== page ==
This project revolves around a transition of tools of destruction into tools of creation, I wanted to show a cyclical process that has repeated itself throughout history.
The idea of forging old ammunition from the First and Second World Wars came to me after researching WW1. I heard a story about church bells being confiscated by the army and then smelted into weapons. When I further investigated the subject, I found out that it was common practice to confiscate any available steel to use for weapon production.
The steel that was used and to create this unique set of tools was reclaimed from old ammunition from first and second world war, and I have forged them with a use of traditional blacksmith techniques, handles are made from hickory wood.
Picking up an object of daily use, and redesigning it to find a perfect balance between modern design and everyday practicality.
The shape of kitchenware that we use today was developed through history to perform certain tasks, and they do excel at it. Modern designers don’t have many options to change the shape of a blade since in most cases it is simply the most efficient. The challenge I have faced was to create a design that would be original and did not compromise the performance. I have achieved that by creating a knife that is made of one piece of material instead of multiple parts. Carefully measuring the dimensions had allow me to make a blade that has perfect balance. Timeless technique of pattern welding, create unique pattern that enhances the flow of material and a very deep etch had helped to make a very comfortable grip on the handle.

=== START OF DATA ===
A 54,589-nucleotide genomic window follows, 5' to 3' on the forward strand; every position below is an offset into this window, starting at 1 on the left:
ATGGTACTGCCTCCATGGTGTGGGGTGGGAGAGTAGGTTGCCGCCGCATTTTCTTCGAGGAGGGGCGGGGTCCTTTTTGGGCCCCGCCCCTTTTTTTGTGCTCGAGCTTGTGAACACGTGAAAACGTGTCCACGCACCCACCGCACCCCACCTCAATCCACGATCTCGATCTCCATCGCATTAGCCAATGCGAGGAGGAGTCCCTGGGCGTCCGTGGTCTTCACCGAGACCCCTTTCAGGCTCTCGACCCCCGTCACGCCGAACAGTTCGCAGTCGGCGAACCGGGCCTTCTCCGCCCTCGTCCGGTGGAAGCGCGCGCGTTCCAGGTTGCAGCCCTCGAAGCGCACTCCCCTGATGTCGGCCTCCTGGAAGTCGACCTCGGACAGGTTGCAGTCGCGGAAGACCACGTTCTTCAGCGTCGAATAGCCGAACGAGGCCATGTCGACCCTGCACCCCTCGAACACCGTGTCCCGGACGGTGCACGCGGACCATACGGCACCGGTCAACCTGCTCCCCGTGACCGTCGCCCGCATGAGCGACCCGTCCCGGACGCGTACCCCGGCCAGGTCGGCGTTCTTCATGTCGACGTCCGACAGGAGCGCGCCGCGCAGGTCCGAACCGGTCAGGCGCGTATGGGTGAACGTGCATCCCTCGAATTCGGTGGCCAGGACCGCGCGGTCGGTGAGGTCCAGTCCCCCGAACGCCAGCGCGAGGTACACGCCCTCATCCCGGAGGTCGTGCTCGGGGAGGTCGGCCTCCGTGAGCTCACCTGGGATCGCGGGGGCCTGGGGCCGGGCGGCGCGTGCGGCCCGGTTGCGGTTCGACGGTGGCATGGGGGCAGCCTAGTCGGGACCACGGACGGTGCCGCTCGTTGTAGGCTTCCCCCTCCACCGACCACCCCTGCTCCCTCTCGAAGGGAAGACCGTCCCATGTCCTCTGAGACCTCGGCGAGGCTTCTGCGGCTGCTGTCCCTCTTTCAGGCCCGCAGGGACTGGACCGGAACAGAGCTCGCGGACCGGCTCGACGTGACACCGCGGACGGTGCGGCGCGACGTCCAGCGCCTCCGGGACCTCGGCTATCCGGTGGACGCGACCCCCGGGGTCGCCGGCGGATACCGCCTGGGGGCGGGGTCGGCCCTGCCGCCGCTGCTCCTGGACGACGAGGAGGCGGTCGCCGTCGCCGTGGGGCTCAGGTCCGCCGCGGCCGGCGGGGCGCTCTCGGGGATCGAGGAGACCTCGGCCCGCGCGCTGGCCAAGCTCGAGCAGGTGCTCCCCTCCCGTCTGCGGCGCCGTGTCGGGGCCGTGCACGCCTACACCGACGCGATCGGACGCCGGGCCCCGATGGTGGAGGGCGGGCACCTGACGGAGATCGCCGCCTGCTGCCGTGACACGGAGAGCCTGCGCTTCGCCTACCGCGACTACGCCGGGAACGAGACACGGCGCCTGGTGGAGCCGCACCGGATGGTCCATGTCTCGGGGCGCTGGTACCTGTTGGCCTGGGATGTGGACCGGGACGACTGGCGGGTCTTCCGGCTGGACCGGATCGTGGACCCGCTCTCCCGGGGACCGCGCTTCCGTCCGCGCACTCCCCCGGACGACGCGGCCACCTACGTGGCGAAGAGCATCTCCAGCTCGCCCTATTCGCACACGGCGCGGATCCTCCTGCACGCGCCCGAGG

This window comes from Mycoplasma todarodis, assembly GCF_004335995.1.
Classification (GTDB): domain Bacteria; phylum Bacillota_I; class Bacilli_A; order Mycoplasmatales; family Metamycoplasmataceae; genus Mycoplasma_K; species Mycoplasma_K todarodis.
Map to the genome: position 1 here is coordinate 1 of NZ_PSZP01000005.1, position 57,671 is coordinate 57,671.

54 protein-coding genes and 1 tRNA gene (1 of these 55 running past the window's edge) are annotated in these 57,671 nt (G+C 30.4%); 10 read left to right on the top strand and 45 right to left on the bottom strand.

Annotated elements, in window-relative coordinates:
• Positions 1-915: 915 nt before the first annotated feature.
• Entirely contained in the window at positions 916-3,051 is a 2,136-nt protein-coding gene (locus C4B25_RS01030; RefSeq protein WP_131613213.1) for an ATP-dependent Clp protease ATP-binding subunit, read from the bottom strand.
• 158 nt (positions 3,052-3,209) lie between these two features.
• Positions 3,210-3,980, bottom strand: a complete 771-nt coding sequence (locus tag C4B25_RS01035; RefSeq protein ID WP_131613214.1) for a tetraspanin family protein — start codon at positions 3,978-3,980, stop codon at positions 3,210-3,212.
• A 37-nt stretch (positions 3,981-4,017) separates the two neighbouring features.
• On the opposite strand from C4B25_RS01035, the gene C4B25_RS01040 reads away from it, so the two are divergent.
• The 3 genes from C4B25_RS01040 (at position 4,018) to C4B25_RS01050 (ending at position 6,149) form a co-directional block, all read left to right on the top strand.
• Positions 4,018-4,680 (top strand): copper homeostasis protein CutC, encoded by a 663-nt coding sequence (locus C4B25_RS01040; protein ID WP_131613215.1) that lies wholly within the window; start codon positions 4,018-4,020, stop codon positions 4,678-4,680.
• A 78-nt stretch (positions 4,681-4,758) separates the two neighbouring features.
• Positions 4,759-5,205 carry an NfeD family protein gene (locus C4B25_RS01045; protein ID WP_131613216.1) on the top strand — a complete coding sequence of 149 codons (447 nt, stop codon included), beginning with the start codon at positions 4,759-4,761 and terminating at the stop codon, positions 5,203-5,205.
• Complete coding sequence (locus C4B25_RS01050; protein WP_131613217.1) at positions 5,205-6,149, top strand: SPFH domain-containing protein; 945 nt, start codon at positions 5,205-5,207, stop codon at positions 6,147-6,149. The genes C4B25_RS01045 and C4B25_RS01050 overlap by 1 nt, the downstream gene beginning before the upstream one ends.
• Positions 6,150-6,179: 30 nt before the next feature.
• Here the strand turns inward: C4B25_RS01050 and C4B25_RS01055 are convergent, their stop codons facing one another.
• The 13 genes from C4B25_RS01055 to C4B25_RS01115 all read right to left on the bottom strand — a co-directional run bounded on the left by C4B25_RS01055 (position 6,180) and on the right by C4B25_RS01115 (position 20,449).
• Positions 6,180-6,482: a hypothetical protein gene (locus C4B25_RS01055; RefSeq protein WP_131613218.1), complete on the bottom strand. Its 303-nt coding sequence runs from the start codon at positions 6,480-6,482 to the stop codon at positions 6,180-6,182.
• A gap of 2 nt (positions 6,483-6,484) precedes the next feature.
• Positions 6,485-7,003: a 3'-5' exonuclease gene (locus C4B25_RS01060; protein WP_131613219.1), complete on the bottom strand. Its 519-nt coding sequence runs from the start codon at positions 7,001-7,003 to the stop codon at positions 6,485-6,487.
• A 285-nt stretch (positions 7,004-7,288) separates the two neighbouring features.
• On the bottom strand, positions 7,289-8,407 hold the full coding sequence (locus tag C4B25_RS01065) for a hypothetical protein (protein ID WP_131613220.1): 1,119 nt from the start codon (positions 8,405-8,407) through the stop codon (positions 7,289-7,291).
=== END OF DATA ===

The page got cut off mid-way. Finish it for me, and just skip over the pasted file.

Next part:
My previous projects were idea based, and this time I wanted to challenge myself to create a design based on a found object.
While having a stroll during last autumn I have noticed a bunch of sycamore pods falling and had taken some of them home. As it turned out, those pods shape and pattern had been an inspiration to many, and gave me an idea to create this set of knives. It was truly a great challenge to emulate the the original but at the same time do make sure that final product would be practical.
One of the first things I learned as a blacksmith was toolmaking, majority of tools I own I had made myself. This time I wanted to make tools that could be used outside the forge.
I start to wonder what is the most commonly used tool and the answer came immediately: kitchen . Upon my research I have found that all around the world there is long tradition of craftsmen that specialise in knife making. The multitude of shapes lengths, methods of sharpening is mind boggling also chefs that specialise in different cuisine chose different knifes. All of those designs were developed to perform a particular task and this gave me an access of the whole new world of tools I can make. This is when I decided to make a set that would bring together both of my knowledge of materials, toolmaking and the traditional forms to create the knives that will excel in the kitchen. knifes